Juice WRLD – Death Race for Love, Album Review

So, is it just me or is this album getting no traction? Despite having a huge hit to his name, Juice WRLD’s sophomore release is flying heavily under the radar. When I heard Death Race for Love was dropping, it surprised me. Why so soon? Are people honestly clammering for new Juice WRLD? I mean, the dude put out two albums last year. A first-quarter follow-up felt unnecessary. As it turns out, it was — due to a familiar foe. The stream troll is alive and well, ladies and gentlemen. And it’s destroying the art of hip-hop. Although Juice indeed may be the most emotional hip-hopper around, he is still very much a part of the culture. I dig his sound. His debut had a handful of heat. Yet it ran far too long to make noise as a whole. Hence he became a singles artist.

Sadly, Death Race for Love is five tracks and 25 minutes longer than its predecessor. The song topics here overlap with high frequency. His heart is broken to pieces. Then he’s madly in love. And finally, he don’t give a fuck about no bitch. That is this album in a nutshell, thematically speaking. It’s okay, though. There is nothing wrong with creating from a central mindset. However, stretching out three core ideas across 72 minutes makes those themes way less compelling. Here they feel like a strict formula for maximum cash extraction. For every dope melody or hilarious line, Juice WRLD counteracts them with dull, redundant rehashes or rip-offs. His tendency to borrow from other artists’ sounds stifles the longevity of these songs. Travis, Gunna, Lil Yachty, Post Malone, XXXTentacion, Lil Uzi Vert — they’re all here. At least for the latter two the resemblance is a breath of fresh air.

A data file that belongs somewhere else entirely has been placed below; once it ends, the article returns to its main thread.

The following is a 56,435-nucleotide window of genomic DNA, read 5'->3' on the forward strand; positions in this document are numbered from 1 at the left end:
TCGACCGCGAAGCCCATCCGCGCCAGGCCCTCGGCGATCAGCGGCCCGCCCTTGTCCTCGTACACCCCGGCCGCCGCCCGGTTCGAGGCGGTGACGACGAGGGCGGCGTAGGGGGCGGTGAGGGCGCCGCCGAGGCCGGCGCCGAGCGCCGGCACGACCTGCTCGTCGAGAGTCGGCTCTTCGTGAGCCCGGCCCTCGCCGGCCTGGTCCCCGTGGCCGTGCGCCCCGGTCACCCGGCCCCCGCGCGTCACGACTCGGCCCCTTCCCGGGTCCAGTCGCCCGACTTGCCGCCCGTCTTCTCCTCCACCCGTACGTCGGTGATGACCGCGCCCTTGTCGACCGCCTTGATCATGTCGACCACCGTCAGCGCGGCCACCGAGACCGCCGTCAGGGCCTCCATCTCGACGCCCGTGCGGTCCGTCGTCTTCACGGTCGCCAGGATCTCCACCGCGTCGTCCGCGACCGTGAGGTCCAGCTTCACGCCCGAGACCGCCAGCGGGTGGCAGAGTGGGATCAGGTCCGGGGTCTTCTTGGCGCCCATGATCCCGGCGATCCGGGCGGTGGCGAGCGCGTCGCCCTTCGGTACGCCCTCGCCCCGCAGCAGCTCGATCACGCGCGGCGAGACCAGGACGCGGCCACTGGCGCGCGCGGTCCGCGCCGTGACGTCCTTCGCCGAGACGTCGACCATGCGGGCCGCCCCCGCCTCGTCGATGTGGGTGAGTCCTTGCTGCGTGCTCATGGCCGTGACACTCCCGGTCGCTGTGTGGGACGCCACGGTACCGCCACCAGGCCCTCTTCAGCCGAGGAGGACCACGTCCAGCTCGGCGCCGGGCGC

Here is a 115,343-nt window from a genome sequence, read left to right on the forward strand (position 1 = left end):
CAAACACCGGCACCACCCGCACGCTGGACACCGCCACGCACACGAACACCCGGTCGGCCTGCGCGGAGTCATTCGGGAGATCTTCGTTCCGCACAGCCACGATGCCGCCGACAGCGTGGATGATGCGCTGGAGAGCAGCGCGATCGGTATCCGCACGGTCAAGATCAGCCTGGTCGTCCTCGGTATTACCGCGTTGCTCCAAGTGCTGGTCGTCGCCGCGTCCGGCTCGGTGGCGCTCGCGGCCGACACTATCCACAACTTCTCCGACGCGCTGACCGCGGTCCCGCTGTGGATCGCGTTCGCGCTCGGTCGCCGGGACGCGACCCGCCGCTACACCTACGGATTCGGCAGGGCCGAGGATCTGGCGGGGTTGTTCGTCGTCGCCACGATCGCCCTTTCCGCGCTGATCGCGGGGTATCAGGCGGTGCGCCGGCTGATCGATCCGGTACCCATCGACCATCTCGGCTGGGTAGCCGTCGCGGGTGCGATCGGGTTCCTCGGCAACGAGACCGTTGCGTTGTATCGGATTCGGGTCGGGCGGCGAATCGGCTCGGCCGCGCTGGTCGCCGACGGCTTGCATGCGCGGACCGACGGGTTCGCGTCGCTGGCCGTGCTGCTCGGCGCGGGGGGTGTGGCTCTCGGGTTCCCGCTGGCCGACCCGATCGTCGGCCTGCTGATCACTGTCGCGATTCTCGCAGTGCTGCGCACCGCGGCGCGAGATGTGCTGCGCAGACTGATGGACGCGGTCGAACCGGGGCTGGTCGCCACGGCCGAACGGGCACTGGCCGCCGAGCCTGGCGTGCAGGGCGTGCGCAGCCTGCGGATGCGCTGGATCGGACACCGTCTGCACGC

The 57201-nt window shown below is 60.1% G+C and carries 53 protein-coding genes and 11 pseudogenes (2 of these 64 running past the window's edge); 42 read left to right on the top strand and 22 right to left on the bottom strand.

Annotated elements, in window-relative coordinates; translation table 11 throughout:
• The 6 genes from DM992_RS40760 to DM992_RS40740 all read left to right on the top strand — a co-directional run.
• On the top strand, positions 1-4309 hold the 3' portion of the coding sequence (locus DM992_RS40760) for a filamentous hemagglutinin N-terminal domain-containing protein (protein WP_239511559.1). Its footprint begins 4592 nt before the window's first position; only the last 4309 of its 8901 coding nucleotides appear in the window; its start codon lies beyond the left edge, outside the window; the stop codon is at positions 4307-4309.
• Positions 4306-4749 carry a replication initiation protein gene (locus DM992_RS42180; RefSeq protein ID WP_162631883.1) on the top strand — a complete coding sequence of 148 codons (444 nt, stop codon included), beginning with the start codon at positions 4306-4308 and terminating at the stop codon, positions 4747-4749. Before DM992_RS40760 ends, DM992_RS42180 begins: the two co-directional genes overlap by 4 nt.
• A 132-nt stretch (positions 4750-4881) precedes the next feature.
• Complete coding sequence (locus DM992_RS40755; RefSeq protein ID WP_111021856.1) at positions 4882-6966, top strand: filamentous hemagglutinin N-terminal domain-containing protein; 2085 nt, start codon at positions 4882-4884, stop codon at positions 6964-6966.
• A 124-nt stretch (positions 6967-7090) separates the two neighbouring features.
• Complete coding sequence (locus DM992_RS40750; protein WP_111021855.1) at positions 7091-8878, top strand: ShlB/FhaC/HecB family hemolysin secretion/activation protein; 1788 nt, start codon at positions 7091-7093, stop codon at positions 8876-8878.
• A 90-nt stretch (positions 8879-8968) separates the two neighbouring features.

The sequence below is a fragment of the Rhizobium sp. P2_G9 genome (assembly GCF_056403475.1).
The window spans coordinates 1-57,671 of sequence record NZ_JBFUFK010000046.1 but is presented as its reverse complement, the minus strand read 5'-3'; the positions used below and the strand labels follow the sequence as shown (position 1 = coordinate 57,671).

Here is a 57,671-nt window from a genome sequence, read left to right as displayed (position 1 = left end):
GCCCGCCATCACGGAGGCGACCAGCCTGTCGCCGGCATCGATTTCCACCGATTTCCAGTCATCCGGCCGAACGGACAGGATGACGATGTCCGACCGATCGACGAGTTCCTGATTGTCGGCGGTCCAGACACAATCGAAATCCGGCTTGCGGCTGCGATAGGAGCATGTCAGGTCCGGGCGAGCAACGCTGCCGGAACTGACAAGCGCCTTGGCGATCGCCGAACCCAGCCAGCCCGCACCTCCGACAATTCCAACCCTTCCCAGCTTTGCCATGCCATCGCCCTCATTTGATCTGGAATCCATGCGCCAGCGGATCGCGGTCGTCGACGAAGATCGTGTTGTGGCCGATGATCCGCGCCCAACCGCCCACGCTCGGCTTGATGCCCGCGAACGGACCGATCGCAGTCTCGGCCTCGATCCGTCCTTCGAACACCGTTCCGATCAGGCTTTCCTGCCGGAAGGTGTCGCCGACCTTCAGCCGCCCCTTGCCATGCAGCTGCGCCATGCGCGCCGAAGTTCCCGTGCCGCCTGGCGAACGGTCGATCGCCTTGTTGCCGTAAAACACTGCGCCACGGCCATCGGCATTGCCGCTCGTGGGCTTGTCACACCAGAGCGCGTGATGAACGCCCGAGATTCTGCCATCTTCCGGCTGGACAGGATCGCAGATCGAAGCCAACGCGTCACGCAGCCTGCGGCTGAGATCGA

Nevertheless, I can’t say the same for the others. In spite of some copycat tactics, I still enjoy a bulk of the music. By far my favorite has to be “Empty.” It’s been on repeat literally all day. Juice delivers a signature heartfelt vocal performance, adding another hit record to his résumé. It and “Robbery” are classic Juice WRLD tracks. They will help lift this album up the Billboard 200 chart once people realize it exists. The mixtape-esque album art and minimal promotion seem strange for a crossover artist. Elements of his sound are quite punk, but it is apparent he wants to squeeze every penny out of his studio sessions. Additionally, pop-punk heater “Ring Ring” caught me off guard. Even though some of the lyrics are beyond cringeworthy, it has a bouncy charm that brings a smile to my face. Juice WRLD fanatics will find plenty of highlights here.

Sifting through this pigsty is hardly worthwhile nonetheless. Without proper curation, Juice WRLD albums do more to bore than impress. It’s not that this album has nothing interesting to offer. He simply beats a dead horse to a pulp, which forces non-believers to continue rolling their eyes at his music. Juice WRLD is a talented singer and songwriter. However, he still has much to prove in terms of album craftsmanship. He opens this record with the best overall track in my opinion, leaving the subsequent 21 efforts in its shadow. “Robbery” will make major waves across the country in the next few weeks. Yet it won’t be enough to save Death Race for Love from drowning as a body of work. These stream-troll releases lack distinct vision or clarity. They also breed fans with quick-succession demands and desperately low standards. Put your art first and the money will flow.


Album Review: Juice WRLD - Death Race for Love
Catchy Moments
Passionate Vocals
Some Noteworthy Bars
Overlapping Themes
Redundant Lyrics
Bloated Tracklist
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